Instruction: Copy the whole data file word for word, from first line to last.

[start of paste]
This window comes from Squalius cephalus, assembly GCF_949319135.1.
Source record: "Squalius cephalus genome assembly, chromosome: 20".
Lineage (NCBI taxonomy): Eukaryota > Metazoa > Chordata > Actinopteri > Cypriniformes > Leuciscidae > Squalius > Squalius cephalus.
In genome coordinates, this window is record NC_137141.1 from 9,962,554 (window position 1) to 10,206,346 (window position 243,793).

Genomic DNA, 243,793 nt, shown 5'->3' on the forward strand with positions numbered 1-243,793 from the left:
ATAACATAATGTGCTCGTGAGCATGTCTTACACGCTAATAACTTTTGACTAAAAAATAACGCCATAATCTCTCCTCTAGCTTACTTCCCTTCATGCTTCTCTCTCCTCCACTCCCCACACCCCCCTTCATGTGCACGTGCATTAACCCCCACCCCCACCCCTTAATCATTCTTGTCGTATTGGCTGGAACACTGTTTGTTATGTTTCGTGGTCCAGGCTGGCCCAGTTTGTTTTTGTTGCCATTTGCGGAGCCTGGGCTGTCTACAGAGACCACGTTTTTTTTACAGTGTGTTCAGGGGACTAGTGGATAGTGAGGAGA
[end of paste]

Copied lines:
This window comes from Squalius cephalus, assembly GCF_949319135.1.
Source record: "Squalius cephalus genome assembly, chromosome: 20".
Lineage (NCBI taxonomy): Eukaryota > Metazoa > Chordata > Actinopteri > Cypriniformes > Leuciscidae > Squalius > Squalius cephalus.
In genome coordinates, this window is record NC_137141.1 from 9,962,554 (window position 1) to 10,206,346 (window position 243,793).

Genomic DNA, 243,793 nt, shown 5'->3' on the forward strand with positions numbered 1-243,793 from the left:
ATAACATAATGTGCTCGTGAGCATGTCTTACACGCTAATAACTTTTGACTAAAAAATAACGCCATAATCTCTCCTCTAGCTTACTTCCCTTCATGCTTCTCTCTCCTCCACTCCCCACACCCCCCTTCATGTGCACGTGCATTAACCCCCACCCCCACCCCTTAATCATTCTTGTCGTATTGGCTGGAACACTGTTTGTTATGTTTCGTGGTCCAGGCTGGCCCAGTTTGTTTTTGTTGCCATTTGCGGAGCCTGGGCTGTCTACAGAGACCACGTTTTTTTTACAGTGTGTTCAGGGGACTAGTGGATAGTGAGGAGA